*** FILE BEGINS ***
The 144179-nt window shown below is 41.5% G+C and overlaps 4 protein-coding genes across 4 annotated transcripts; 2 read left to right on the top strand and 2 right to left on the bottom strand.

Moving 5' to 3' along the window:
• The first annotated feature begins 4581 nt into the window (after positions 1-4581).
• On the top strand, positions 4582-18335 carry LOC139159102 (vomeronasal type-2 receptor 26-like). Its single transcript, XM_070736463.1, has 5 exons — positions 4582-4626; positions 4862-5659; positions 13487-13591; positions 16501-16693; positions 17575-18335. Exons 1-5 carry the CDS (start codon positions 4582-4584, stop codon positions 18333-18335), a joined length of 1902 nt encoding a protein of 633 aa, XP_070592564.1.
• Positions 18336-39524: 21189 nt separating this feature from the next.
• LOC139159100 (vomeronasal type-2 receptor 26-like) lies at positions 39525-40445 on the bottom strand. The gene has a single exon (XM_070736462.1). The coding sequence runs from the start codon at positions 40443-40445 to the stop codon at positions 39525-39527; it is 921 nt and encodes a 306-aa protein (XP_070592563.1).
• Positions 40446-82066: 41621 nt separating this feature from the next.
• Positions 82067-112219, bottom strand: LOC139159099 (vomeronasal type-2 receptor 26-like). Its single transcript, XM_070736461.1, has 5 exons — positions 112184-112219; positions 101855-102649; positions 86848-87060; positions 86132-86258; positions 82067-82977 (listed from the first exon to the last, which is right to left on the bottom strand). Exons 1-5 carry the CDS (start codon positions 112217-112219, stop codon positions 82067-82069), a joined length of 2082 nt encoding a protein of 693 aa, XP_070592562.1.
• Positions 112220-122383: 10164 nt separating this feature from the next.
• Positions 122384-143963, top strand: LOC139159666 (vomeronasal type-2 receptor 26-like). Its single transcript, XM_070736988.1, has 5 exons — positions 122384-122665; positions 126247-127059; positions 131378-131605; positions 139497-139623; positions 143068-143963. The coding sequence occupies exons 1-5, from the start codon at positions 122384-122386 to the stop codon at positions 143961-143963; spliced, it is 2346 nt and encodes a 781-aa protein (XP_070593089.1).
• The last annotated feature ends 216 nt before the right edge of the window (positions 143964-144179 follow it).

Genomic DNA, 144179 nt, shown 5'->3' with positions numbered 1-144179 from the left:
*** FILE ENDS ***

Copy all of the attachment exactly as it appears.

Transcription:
The 144179-nt window shown below is 41.5% G+C and overlaps 4 protein-coding genes across 4 annotated transcripts; 2 read left to right on the top strand and 2 right to left on the bottom strand.

Moving 5' to 3' along the window:
• The first annotated feature begins 4581 nt into the window (after positions 1-4581).
• On the top strand, positions 4582-18335 carry LOC139159102 (vomeronasal type-2 receptor 26-like). Its single transcript, XM_070736463.1, has 5 exons — positions 4582-4626; positions 4862-5659; positions 13487-13591; positions 16501-16693; positions 17575-18335. Exons 1-5 carry the CDS (start codon positions 4582-4584, stop codon positions 18333-18335), a joined length of 1902 nt encoding a protein of 633 aa, XP_070592564.1.
• Positions 18336-39524: 21189 nt separating this feature from the next.
• LOC139159100 (vomeronasal type-2 receptor 26-like) lies at positions 39525-40445 on the bottom strand. The gene has a single exon (XM_070736462.1). The coding sequence runs from the start codon at positions 40443-40445 to the stop codon at positions 39525-39527; it is 921 nt and encodes a 306-aa protein (XP_070592563.1).
• Positions 40446-82066: 41621 nt separating this feature from the next.
• Positions 82067-112219, bottom strand: LOC139159099 (vomeronasal type-2 receptor 26-like). Its single transcript, XM_070736461.1, has 5 exons — positions 112184-112219; positions 101855-102649; positions 86848-87060; positions 86132-86258; positions 82067-82977 (listed from the first exon to the last, which is right to left on the bottom strand). Exons 1-5 carry the CDS (start codon positions 112217-112219, stop codon positions 82067-82069), a joined length of 2082 nt encoding a protein of 693 aa, XP_070592562.1.
• Positions 112220-122383: 10164 nt separating this feature from the next.
• Positions 122384-143963, top strand: LOC139159666 (vomeronasal type-2 receptor 26-like). Its single transcript, XM_070736988.1, has 5 exons — positions 122384-122665; positions 126247-127059; positions 131378-131605; positions 139497-139623; positions 143068-143963. The coding sequence occupies exons 1-5, from the start codon at positions 122384-122386 to the stop codon at positions 143961-143963; spliced, it is 2346 nt and encodes a 781-aa protein (XP_070593089.1).
• The last annotated feature ends 216 nt before the right edge of the window (positions 143964-144179 follow it).

Genomic DNA, 144179 nt, shown 5'->3' with positions numbered 1-144179 from the left: